Chris Sale Is Done for the Season
The Boston Red Sox' one-time ace and proud signer of the dumbest contract in franchise history has officially descended into the ranks of the injury prone, having fallen off his bike last week and breaking his wrist, this at a time when he was already on the injured list with a broke pinkie that was struck during his second start of the season by a screaming comebacker. He underwent surgery on Monday, thus officially quashing any hopes that he might pitch again this year. The one saving grace is that the flame-throwing lefty broke his right wrist.
By the close of the 2018 season, Sale had established himself as a surefire Hall-of-Famer and Boston sports hero, as he gamely dragged his ailing body out to the mound to record the final three outs of the World Series against the Los Angeles Dodgers, thereby securing the team's fourth title in 15 years.
But the 2018 season had been a bumpy ride, as shoulder inflammation limited him to just 27 starts in the regular season and 15 and third innings in the playoffs. The following spring, knowing full well that he wasn't healthy and that he was still under contract for another year, the Sox went ahead and gave him a $145-million/5-year extension.
- August 2019: inflammation in his elbow.
- February 2020: pneumonia
- March 2020: Tommy John surgery
- January 2021: COVID
- September 2021: COVID
- February 2022: stress fracture in his rib
- July 2022: pinkie broken by ground ball
- August 2022: wrist broken in biking accident
Obviously, one can't fault Sale or the Red Sox for those last two injuries, shit happens, the world's a scary place, and whenever you sign a guy to a big contract, you prepare for a certain level of risk, like comebackers and bike injuries. But the Sox went in knowing they were buying damaged goods and now their damaged goods are damaged-er.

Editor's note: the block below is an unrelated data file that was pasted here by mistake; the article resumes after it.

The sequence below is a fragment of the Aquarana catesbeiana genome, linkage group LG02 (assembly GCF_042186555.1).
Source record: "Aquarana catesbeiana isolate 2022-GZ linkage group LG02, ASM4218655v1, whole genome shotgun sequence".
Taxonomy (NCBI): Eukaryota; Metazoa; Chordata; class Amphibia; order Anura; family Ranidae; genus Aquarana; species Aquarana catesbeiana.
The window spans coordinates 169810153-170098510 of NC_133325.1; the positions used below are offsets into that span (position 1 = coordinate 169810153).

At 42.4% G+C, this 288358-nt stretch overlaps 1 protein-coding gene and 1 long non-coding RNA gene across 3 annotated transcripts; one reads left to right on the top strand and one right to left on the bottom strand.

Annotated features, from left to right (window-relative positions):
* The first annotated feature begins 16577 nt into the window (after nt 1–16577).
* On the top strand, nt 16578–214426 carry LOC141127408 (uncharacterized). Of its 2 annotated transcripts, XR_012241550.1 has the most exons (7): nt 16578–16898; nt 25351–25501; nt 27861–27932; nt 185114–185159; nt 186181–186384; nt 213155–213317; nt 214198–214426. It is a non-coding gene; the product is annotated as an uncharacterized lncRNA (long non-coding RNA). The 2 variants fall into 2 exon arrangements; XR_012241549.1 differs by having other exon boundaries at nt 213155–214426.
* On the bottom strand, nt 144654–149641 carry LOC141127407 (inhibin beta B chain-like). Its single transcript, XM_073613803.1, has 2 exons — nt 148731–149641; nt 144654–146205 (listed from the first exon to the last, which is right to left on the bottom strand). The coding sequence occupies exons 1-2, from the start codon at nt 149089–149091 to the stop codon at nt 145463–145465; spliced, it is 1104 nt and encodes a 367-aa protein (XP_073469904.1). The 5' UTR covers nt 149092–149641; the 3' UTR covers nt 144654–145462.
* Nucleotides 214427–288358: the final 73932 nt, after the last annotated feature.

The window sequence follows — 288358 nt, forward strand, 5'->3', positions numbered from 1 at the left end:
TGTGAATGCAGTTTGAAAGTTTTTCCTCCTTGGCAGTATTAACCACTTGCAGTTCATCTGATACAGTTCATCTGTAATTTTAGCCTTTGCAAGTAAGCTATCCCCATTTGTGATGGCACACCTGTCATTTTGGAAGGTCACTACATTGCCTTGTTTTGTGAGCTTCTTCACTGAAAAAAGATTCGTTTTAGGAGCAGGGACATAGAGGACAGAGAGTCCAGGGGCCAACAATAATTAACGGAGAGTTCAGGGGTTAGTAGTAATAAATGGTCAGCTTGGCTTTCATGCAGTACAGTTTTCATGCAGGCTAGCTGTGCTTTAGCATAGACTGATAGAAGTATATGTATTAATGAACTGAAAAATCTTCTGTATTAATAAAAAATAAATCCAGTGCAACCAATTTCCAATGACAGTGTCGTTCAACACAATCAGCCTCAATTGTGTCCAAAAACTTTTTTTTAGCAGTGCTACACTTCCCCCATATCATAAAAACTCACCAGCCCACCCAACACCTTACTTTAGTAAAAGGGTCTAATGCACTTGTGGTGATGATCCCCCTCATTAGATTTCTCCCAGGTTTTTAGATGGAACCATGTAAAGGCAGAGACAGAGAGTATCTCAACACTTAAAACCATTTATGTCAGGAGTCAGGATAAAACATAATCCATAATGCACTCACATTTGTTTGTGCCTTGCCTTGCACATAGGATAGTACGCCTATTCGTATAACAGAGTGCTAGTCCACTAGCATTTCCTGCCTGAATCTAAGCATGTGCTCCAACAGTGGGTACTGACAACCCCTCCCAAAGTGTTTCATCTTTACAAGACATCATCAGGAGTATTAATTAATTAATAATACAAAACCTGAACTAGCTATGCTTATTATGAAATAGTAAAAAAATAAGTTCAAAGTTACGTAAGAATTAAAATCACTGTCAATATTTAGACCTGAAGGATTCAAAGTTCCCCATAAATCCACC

With Monday's surgery, the Sox can close the books on the first three years of Sale's contract, and the books are not pretty. In return for $90 million (not accounting for the 2020 salary reduction due to COVID) Sale has given the Sox 48 and a third innings, during which time he's gone 5-2 with a 4.09 ERA, 57 strikeouts and been worth 1.0 Wins Above Replacement. To be fair, he's actually pitched remarkably well when he has pitched, especially given that he's yet to be healthy enough at any one time to find his groove.
Sale turns 34 next March, just around the time the 2023 season is due to start, an age at which even healthy great pitchers are well into their decline phase. Is it possible he regains the form that saw him finish in the top six in Cy Young balloting every season from 2012 to 2018, a time during he was third among Major League pitchers with 39.0 WAR? Sure, but it seems highly unlikely.